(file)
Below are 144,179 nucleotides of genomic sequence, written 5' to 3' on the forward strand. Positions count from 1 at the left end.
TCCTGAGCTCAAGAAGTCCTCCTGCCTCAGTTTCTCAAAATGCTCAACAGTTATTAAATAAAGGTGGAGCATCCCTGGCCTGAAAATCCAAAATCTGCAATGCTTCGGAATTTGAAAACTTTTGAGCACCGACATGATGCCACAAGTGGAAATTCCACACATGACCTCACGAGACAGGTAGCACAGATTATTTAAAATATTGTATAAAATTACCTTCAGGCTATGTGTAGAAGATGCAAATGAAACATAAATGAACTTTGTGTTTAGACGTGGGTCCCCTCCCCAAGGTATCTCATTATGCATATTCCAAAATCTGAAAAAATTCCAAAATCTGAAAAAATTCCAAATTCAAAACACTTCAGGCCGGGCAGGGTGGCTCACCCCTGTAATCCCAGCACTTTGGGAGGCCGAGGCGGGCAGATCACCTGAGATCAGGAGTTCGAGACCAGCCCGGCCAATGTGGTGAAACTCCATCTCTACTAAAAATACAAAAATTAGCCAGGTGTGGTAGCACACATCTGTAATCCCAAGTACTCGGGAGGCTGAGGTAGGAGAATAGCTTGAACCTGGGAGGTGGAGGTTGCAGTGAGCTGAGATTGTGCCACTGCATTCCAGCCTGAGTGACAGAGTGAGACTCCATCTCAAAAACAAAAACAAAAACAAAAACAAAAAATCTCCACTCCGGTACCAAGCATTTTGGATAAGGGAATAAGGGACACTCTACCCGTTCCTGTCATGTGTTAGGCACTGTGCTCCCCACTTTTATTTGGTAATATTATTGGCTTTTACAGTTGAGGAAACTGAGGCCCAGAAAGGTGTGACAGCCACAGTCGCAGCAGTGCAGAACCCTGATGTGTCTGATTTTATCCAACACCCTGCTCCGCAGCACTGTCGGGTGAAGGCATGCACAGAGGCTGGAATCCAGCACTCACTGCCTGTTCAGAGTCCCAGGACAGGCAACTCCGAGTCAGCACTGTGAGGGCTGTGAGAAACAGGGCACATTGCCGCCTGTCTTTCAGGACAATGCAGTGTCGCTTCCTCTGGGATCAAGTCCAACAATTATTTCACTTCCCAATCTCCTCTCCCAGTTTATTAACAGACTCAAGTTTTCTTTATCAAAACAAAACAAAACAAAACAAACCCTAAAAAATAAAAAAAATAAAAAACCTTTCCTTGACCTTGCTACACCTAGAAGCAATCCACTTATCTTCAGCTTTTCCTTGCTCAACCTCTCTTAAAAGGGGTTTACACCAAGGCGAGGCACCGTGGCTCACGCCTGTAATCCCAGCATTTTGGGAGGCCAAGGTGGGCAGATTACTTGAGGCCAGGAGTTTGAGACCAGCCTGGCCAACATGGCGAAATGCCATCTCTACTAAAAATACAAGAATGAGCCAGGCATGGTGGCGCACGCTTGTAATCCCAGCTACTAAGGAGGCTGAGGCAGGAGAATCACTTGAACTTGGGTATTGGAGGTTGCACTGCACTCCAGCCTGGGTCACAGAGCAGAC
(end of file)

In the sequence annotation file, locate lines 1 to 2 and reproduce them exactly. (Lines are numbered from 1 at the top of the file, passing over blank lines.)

Below are 144,179 nucleotides of genomic sequence, written 5' to 3' on the forward strand. Positions count from 1 at the left end.
TCCTGAGCTCAAGAAGTCCTCCTGCCTCAGTTTCTCAAAATGCTCAACAGTTATTAAATAAAGGTGGAGCATCCCTGGCCTGAAAATCCAAAATCTGCAATGCTTCGGAATTTGAAAACTTTTGAGCACCGACATGATGCCACAAGTGGAAATTCCACACATGACCTCACGAGACAGGTAGCACAGATTATTTAAAATATTGTATAAAATTACCTTCAGGCTATGTGTAGAAGATGCAAATGAAACATAAATGAACTTTGTGTTTAGACGTGGGTCCCCTCCCCAAGGTATCTCATTATGCATATTCCAAAATCTGAAAAAATTCCAAAATCTGAAAAAATTCCAAATTCAAAACACTTCAGGCCGGGCAGGGTGGCTCACCCCTGTAATCCCAGCACTTTGGGAGGCCGAGGCGGGCAGATCACCTGAGATCAGGAGTTCGAGACCAGCCCGGCCAATGTGGTGAAACTCCATCTCTACTAAAAATACAAAAATTAGCCAGGTGTGGTAGCACACATCTGTAATCCCAAGTACTCGGGAGGCTGAGGTAGGAGAATAGCTTGAACCTGGGAGGTGGAGGTTGCAGTGAGCTGAGATTGTGCCACTGCATTCCAGCCTGAGTGACAGAGTGAGACTCCATCTCAAAAACAAAAACAAAAACAAAAACAAAAAATCTCCACTCCGGTACCAAGCATTTTGGATAAGGGAATAAGGGACACTCTACCCGTTCCTGTCATGTGTTAGGCACTGTGCTCCCCACTTTTATTTGGTAATATTATTGGCTTTTACAGTTGAGGAAACTGAGGCCCAGAAAGGTGTGACAGCCACAGTCGCAGCAGTGCAGAACCCTGATGTGTCTGATTTTATCCAACACCCTGCTCCGCAGCACTGTCGGGTGAAGGCATGCACAGAGGCTGGAATCCAGCACTCACTGCCTGTTCAGAGTCCCAGGACAGGCAACTCCGAGTCAGCACTGTGAGGGCTGTGAGAAACAGGGCACATTGCCGCCTGTCTTTCAGGACAATGCAGTGTCGCTTCCTCTGGGATCAAGTCCAACAATTATTTCACTTCCCAATCTCCTCTCCCAGTTTATTAACAGACTCAAGTTTTCTTTATCAAAACAAAACAAAACAAAACAAACCCTAAAAAATAAAAAAAATAAAAAACCTTTCCTTGACCTTGCTACACCTAGAAGCAATCCACTTATCTTCAGCTTTTCCTTGCTCAACCTCTCTTAAAAGGGGTTTACACCAAGGCGAGGCACCGTGGCTCACGCCTGTAATCCCAGCATTTTGGGAGGCCAAGGTGGGCAGATTACTTGAGGCCAGGAGTTTGAGACCAGCCTGGCCAACATGGCGAAATGCCATCTCTACTAAAAATACAAGAATGAGCCAGGCATGGTGGCGCACGCTTGTAATCCCAGCTACTAAGGAGGCTGAGGCAGGAGAATCACTTGAACTTGGGTATTGGAGGTTGCACTGCACTCCAGCCTGGGTCACAGAGCAGAC